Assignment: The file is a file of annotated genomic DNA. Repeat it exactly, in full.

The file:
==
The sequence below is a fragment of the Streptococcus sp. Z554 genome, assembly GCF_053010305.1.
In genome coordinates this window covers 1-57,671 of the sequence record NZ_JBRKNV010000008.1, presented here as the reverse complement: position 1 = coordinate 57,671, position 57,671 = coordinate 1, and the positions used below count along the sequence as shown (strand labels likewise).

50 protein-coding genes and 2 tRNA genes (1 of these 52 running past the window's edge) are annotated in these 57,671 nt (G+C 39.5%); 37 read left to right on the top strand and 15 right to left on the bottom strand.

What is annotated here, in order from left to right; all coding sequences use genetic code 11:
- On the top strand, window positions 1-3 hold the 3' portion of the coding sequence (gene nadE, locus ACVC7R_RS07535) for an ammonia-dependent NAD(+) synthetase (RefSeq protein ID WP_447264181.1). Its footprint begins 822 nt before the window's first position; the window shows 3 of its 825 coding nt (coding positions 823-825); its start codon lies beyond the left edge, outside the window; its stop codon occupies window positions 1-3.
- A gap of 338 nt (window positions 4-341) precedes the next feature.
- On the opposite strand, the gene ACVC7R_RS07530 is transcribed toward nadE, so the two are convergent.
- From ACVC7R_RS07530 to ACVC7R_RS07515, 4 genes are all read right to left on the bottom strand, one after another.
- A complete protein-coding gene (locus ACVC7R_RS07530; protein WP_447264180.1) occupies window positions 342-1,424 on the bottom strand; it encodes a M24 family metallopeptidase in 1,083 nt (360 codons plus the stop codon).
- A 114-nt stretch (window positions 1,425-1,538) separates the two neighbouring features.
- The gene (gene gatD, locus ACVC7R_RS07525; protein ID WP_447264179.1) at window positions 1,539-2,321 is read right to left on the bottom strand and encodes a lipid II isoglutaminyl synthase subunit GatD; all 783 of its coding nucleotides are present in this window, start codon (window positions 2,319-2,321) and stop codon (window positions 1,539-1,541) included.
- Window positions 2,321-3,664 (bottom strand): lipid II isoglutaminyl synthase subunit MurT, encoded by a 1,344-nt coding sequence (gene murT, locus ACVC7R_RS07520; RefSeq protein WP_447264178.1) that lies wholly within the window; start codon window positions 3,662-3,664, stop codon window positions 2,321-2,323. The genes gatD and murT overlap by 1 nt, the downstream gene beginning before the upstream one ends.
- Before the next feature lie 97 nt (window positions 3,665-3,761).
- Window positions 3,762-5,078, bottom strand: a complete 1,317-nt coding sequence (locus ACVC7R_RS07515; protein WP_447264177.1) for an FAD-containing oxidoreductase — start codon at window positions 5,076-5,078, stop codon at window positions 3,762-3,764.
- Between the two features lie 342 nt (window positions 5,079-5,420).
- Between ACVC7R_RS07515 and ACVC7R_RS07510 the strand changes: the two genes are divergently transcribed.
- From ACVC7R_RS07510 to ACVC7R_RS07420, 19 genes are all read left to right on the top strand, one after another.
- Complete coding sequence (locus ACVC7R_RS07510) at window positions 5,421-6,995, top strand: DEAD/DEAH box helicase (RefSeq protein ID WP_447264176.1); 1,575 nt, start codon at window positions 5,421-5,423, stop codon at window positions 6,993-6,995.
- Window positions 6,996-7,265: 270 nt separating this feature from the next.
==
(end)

The sequence below is a fragment of the Streptococcus sp. Z554 genome, assembly GCF_053010305.1.
In genome coordinates this window covers 1-57,671 of the sequence record NZ_JBRKNV010000008.1, presented here as the reverse complement: position 1 = coordinate 57,671, position 57,671 = coordinate 1, and the positions used below count along the sequence as shown (strand labels likewise).

50 protein-coding genes and 2 tRNA genes (1 of these 52 running past the window's edge) are annotated in these 57,671 nt (G+C 39.5%); 37 read left to right on the top strand and 15 right to left on the bottom strand.

What is annotated here, in order from left to right; all coding sequences use genetic code 11:
- On the top strand, window positions 1-3 hold the 3' portion of the coding sequence (gene nadE, locus ACVC7R_RS07535) for an ammonia-dependent NAD(+) synthetase (RefSeq protein ID WP_447264181.1). Its footprint begins 822 nt before the window's first position; the window shows 3 of its 825 coding nt (coding positions 823-825); its start codon lies beyond the left edge, outside the window; its stop codon occupies window positions 1-3.
- A gap of 338 nt (window positions 4-341) precedes the next feature.
- On the opposite strand, the gene ACVC7R_RS07530 is transcribed toward nadE, so the two are convergent.
- From ACVC7R_RS07530 to ACVC7R_RS07515, 4 genes are all read right to left on the bottom strand, one after another.
- A complete protein-coding gene (locus ACVC7R_RS07530; protein WP_447264180.1) occupies window positions 342-1,424 on the bottom strand; it encodes a M24 family metallopeptidase in 1,083 nt (360 codons plus the stop codon).
- A 114-nt stretch (window positions 1,425-1,538) separates the two neighbouring features.
- The gene (gene gatD, locus ACVC7R_RS07525; protein ID WP_447264179.1) at window positions 1,539-2,321 is read right to left on the bottom strand and encodes a lipid II isoglutaminyl synthase subunit GatD; all 783 of its coding nucleotides are present in this window, start codon (window positions 2,319-2,321) and stop codon (window positions 1,539-1,541) included.
- Window positions 2,321-3,664 (bottom strand): lipid II isoglutaminyl synthase subunit MurT, encoded by a 1,344-nt coding sequence (gene murT, locus ACVC7R_RS07520; RefSeq protein WP_447264178.1) that lies wholly within the window; start codon window positions 3,662-3,664, stop codon window positions 2,321-2,323. The genes gatD and murT overlap by 1 nt, the downstream gene beginning before the upstream one ends.
- Before the next feature lie 97 nt (window positions 3,665-3,761).
- Window positions 3,762-5,078, bottom strand: a complete 1,317-nt coding sequence (locus ACVC7R_RS07515; protein WP_447264177.1) for an FAD-containing oxidoreductase — start codon at window positions 5,076-5,078, stop codon at window positions 3,762-3,764.
- Between the two features lie 342 nt (window positions 5,079-5,420).
- Between ACVC7R_RS07515 and ACVC7R_RS07510 the strand changes: the two genes are divergently transcribed.
- From ACVC7R_RS07510 to ACVC7R_RS07420, 19 genes are all read left to right on the top strand, one after another.
- Complete coding sequence (locus ACVC7R_RS07510) at window positions 5,421-6,995, top strand: DEAD/DEAH box helicase (RefSeq protein ID WP_447264176.1); 1,575 nt, start codon at window positions 5,421-5,423, stop codon at window positions 6,993-6,995.
- Window positions 6,996-7,265: 270 nt separating this feature from the next.